What’s more, even the technicians who made the meat seem apologetic about it. Dr. Mark Post, leader of the Maastricht University team that created the meat, admitted, “There’s still much work to be done.” Not exactly the proud parent the little burger might have hoped for.

I feel badly for the Frankenburger. It comes from living tissue, after all. Those first quivering strands of cells could be said to be alive… before they were coalesced, anyway. Who is to say that they didn’t have a soul, even if it shone only dimly? I don’t know, but I do know that this humble quasi-being deserves better than the abuse it has suffered.

The media have been particularly cruel. That is not surprising; this defenseless bit of flesh is just the kind of victim they relish most. They use a mocking tone, for the most part, with very little regard for the meat’s feelings. Special attention is given to the meat’s color (a dull yellow until tinted red with beet juice and saffron), its taste (“animal protein cake”), and its pedigree (non-existent). One commentator in London’s Daily Mail said that the whole idea turned her stomach. I wonder if she could hold onto her cookies in a slaughterhouse.

I’m sorry, but I cannot abide this kind of slander without saying at least a few kind words about the Frankenburger:

It does not fart. Because cow farts are rich in methane, they contribute mightily to climate change. Methane, in fact, is 23 times more potent than carbon dioxide in this regard. For this reason, cows add as much as automobiles to global warming. The humble Frankenburger, on the other hand, emits no gasses at all. It exists only to serve us, quietly and without unseemly odor.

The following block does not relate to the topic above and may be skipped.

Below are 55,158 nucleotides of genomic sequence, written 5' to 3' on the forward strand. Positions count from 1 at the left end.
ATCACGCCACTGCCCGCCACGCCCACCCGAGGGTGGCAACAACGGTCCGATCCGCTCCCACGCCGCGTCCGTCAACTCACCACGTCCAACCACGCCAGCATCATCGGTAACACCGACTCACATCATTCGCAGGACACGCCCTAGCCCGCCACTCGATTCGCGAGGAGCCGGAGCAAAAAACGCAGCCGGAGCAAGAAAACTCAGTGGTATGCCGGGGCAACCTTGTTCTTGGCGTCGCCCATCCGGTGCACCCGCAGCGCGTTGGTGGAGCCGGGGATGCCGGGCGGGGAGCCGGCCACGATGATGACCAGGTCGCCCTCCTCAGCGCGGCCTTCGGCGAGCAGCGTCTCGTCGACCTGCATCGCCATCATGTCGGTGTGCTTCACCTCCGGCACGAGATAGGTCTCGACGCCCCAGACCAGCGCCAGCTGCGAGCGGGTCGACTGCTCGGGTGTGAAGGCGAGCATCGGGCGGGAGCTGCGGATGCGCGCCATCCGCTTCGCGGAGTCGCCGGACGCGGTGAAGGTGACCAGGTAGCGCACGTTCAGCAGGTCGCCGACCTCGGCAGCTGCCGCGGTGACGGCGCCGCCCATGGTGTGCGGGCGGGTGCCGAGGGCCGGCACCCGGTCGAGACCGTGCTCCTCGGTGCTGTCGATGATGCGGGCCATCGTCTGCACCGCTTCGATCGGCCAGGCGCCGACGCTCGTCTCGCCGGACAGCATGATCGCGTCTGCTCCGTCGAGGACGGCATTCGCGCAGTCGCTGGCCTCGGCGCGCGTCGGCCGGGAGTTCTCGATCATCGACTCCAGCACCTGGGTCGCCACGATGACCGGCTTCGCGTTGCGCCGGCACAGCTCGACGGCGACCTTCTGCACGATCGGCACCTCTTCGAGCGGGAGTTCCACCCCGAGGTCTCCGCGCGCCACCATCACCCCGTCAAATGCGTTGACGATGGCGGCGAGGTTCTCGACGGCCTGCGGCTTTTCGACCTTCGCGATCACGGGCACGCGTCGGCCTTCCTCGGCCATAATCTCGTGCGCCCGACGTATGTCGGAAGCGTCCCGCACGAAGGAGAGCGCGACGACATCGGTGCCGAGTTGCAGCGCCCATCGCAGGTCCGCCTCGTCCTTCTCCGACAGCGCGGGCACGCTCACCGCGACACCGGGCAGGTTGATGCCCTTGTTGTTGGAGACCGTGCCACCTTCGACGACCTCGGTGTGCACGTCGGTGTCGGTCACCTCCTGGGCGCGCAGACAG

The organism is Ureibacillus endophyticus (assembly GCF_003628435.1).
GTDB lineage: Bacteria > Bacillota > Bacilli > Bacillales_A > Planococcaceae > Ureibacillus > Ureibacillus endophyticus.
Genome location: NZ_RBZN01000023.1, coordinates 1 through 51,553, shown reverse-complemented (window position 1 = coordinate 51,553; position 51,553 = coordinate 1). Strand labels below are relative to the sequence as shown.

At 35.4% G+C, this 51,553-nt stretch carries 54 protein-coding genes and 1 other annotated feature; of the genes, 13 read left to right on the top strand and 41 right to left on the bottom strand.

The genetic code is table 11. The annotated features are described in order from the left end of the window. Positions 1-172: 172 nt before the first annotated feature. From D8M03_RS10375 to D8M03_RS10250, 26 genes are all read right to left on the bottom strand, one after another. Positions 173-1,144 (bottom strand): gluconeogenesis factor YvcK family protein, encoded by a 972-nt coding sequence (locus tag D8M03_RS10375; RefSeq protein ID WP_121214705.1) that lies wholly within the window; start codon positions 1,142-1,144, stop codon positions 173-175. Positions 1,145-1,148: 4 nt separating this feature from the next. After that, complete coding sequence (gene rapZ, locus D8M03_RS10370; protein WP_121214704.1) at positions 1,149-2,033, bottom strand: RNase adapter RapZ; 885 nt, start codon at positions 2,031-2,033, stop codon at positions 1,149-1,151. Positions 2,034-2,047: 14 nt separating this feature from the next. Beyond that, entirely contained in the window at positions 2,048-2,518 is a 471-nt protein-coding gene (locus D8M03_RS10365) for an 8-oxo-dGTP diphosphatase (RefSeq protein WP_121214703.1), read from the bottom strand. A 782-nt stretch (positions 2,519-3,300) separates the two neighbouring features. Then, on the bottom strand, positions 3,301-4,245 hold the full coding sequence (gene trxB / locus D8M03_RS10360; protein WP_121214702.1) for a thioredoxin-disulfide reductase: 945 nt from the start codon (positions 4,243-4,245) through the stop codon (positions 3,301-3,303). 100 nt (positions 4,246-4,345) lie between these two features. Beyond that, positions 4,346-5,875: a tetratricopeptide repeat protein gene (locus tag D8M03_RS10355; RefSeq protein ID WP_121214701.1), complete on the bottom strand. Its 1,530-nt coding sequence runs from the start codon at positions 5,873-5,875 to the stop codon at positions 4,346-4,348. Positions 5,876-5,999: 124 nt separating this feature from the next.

It’s low fat because it’s all muscle. That also means no gristle (if you’re on a gristle-free diet).

It does not require large tracts of land to sustain it. In theory, it could be cultured in huge underground factories, leaving the surface to more planet-friendly food production and to more paving.

It appeals (or should appeal) to our fundamental humanity. If we can love a cow, how can we not find a space in our hearts for a hamburger that has never felt the sun on its back, the breeze in its face, or the company of other cows? I would like to think that Oprah Winfrey would feel empathy for this beleaguered little beef-thing. She seems like a nice person, and little Frankie definitely needs the love.

We probably won’t hear about the Frankenburger for a while. At $330,000 a serving, it will only appeal to the kind of people who can afford Teslas. Even so, it’s never too early to start making room in our lives for this orphan meat, no matter how unappetizing it may be.

3Doom
Were you a little spooked when someone made the first 3D printed gun? Did it trouble you when you realized that anyone with the digital designs for the component parts and a 3D printer could make assault weapons in unlimited numbers in his basement? Me too.

I guess this technology kind of snuck up on us. When I first heard about it, it sounded like the set-up for and absurd joke. Copy your ass on this Xerox machine, and… Ha ha. Now it doesn’t seem so funny. Handguns, assault rifles, and who knows what else can now be conjured up practically out of thin air — bringing us one step closer to a society bristling with armaments and soaked through with paranoia.

This is sobering, to be sure, but I think we could probably cope with it all — if only technology would stop and take a breath. It won’t, though; it never does. The next big breakthrough, no matter how absurd it may seem conceptually, is waiting just around the corner.

If 3D copying can challenge us with its consequences, how will we react to the next logical link in this chain of creation? What if that advance carries us beyond our ability to deal with its unforeseen outcomes? What if it brings a change so fundamental that one deranged person could use it to destroy us all?

What if the next big thing is 4D printers?